Using a 401(k) to invest in a business
Mark Schottland's 401(k) took a beating in the market crash of 2008, and its value plunged 35 percent, to $65,000. But rather than go into a mattress fund, the Nashville resident decided to invest in himself.
Schottland used what was left of his nest egg at the end of that year to buy the Nashville franchise for Dogtopia, a dog day care and boarding business that had 27 locations nationwide at the end of last year.
To do that, he took advantage of a little-known transaction called rollover-as-business-start-up (with the confidence-inspiring acronym of ROBS). That allowed Schottland, then in his mid-30s, to sidestep the typical income taxes and 10 percent penalty that hit those under the age of 59½ who withdraw money from tax-deferred retirement plans.
The ROBS loophole is complex: It allows would-be entrepreneurs to roll over their existing 401(k) or individual retirement account to a plan set up within a new company, and then has that 401(k) purchase stock in the company.
"I decided I'd rather invest my retirement money in my own abilities than in the stock market," Schottland says. "There's a lot of risk in investing in your own business, but at least you have control over your own destiny. In the stock market, you just don't."
A BUSINESS LOAN ALTERNATIVE. Proponents say that ROBS offers a debt-free means of financing a start-up or buying a business -- especially at a time when business loans are hard to come by. But critics say the deals are too risky and tax compliance is too complex. The Internal Revenue Service is not a fan.
ROBS supporters note the rolled-over funds can still ultimately be used for retirement and are taxed on withdrawal. When ROBS-financed enterprises are successful, profits can be used to buy stock back from the 401(k) gradually, reducing the plan's exposure to the business and diversifying the investment mix.
That's possible, of course, only if the business succeeds. Only half of new businesses survive to their fifth year, according to the U.S. Bureau of Labor Statistics; the 10-year survival rate is about one-third.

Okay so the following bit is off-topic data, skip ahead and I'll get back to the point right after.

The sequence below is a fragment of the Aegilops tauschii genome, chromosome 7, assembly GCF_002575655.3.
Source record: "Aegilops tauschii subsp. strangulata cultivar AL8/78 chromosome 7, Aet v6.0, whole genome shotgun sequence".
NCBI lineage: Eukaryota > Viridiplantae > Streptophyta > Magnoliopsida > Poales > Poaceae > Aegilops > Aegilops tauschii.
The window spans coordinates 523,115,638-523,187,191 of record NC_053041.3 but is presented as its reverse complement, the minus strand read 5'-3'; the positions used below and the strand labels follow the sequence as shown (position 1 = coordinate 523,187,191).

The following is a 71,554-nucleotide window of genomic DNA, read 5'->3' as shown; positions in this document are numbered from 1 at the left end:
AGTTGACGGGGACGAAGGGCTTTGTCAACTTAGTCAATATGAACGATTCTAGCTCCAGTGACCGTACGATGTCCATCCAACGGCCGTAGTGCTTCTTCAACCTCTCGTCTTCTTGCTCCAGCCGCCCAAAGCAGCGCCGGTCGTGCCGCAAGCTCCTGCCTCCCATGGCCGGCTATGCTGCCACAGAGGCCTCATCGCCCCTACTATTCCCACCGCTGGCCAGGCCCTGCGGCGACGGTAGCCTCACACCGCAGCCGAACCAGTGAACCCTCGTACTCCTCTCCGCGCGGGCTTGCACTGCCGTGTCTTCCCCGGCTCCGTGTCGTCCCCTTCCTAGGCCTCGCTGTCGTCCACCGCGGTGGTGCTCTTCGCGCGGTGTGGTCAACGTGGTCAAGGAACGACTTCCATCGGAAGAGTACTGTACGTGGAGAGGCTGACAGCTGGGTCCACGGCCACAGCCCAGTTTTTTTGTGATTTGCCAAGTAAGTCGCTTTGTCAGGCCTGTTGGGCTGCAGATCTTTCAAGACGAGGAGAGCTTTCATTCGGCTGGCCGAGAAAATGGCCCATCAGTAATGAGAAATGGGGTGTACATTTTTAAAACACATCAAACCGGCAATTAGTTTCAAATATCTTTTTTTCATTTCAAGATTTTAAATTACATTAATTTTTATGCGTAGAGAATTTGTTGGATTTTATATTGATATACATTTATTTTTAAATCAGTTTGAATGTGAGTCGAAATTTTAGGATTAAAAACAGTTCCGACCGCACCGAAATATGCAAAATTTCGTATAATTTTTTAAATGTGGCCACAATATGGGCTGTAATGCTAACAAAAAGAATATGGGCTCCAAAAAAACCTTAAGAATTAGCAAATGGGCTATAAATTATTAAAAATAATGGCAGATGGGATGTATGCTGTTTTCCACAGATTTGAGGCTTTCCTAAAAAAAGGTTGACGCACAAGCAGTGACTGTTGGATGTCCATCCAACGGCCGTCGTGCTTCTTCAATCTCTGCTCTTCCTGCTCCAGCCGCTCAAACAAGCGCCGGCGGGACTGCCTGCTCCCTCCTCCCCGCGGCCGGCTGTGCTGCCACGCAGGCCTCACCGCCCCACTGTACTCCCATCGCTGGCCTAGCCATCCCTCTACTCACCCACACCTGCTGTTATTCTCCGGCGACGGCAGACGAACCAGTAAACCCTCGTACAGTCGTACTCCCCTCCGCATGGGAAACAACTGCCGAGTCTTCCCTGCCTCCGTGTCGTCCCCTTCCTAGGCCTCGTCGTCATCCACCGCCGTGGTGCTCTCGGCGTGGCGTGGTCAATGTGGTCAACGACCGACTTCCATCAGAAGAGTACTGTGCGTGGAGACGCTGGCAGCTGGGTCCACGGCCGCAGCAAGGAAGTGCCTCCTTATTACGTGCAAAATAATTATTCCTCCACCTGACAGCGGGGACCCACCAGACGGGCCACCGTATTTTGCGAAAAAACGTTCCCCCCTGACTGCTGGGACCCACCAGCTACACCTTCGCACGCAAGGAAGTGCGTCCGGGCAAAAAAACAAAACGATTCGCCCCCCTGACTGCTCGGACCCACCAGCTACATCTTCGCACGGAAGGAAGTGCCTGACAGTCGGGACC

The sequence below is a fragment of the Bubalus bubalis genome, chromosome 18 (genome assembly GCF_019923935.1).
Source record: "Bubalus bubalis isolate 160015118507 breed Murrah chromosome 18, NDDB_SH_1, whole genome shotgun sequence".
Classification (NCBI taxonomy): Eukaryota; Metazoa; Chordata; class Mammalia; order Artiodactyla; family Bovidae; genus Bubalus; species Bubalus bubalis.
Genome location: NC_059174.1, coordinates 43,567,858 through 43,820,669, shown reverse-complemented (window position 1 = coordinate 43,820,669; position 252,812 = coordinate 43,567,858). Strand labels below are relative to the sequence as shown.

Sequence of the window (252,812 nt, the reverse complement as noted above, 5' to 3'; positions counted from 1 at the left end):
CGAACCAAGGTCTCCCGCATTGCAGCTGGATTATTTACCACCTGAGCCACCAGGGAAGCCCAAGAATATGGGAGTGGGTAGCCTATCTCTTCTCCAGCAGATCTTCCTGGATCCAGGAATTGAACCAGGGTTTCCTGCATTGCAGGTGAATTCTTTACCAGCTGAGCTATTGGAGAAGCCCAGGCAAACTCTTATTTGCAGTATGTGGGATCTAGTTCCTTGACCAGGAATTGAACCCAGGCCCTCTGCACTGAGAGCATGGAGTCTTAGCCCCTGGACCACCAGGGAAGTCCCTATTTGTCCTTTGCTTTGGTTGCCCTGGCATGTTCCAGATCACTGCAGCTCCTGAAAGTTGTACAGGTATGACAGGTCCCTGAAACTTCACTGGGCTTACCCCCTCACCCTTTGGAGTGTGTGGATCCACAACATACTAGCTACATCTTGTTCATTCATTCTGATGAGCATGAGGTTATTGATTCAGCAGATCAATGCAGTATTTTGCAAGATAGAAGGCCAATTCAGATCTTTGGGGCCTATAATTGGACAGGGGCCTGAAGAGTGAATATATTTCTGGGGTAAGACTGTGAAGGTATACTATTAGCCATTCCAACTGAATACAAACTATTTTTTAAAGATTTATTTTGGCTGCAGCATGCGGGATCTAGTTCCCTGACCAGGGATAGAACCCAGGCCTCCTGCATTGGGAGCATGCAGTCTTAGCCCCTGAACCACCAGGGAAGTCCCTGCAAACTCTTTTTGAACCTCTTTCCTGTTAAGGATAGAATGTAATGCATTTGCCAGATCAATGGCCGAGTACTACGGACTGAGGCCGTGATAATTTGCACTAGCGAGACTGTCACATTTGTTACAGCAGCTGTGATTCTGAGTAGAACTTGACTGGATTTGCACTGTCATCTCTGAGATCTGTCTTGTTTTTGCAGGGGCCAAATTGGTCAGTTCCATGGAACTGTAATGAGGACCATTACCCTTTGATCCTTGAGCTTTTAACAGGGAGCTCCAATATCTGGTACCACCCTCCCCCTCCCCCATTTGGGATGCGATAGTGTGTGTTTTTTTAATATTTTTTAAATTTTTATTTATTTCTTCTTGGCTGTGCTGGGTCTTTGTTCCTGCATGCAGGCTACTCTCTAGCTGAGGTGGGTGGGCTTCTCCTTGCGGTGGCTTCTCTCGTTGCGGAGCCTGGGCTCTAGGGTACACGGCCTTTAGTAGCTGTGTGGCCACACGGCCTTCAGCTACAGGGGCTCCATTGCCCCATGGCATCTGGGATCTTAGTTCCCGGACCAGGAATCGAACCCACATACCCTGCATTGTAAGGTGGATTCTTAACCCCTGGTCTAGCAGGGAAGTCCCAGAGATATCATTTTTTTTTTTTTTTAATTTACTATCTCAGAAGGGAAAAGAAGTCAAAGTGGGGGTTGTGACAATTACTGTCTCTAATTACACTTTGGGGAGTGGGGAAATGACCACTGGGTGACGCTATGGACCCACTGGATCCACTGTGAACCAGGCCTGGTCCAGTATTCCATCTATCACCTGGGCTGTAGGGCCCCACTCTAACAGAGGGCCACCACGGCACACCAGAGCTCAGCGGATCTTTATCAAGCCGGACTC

Should the tax benefits of a 401(k) or IRA be used for something as risky as a business start-up? Advocates point to exemptions in the Employee Retirement Income Security Act of 1974 (ERISA) that permit many 401(k) plans to offer employer stock as an investment option to participants. The IRS has questioned ROBS in the past, but it issued a ruling in February acknowledging that they can be done legally when the transactions fit within the ERISA exemptions.
Guidant Financial, a company that helps entrepreneurs execute ROBS and advised Schottland on the Dogtopia deal, says more than 80 percent of its clients are still in business after five years, most likely because the ROBS-generated equity reduces the amount of debt required to launch their businesses.
Guidant chief executive David Nilssen adds that most clients have significant business experience and are affluent enough to take a risk. Half have owned a business before, and most have senior-level managerial experience.
NOT FOR EVERYONE. Tom Kolb, an attorney who specializes in advising workplace plan sponsors and also advises clients executing ROBS transactions, says he doesn't encourage every client to jump into a ROBS arrangement. He says he thinks ROBS make sense only when other sources of capital -- including bank loans -- aren't available. He cautions that ROBS deals come with a number of risks and burdens, including tax code compliance, tax planning and the expense of operating a qualified retirement plan that must comply with tax and ERISA rules.
"There are a lot of traps for the unwary," he says. "All other things being equal, you wouldn't put such a large proportion of your wealth into one investment. But this approach has advantages for someone who couldn't otherwise start a business."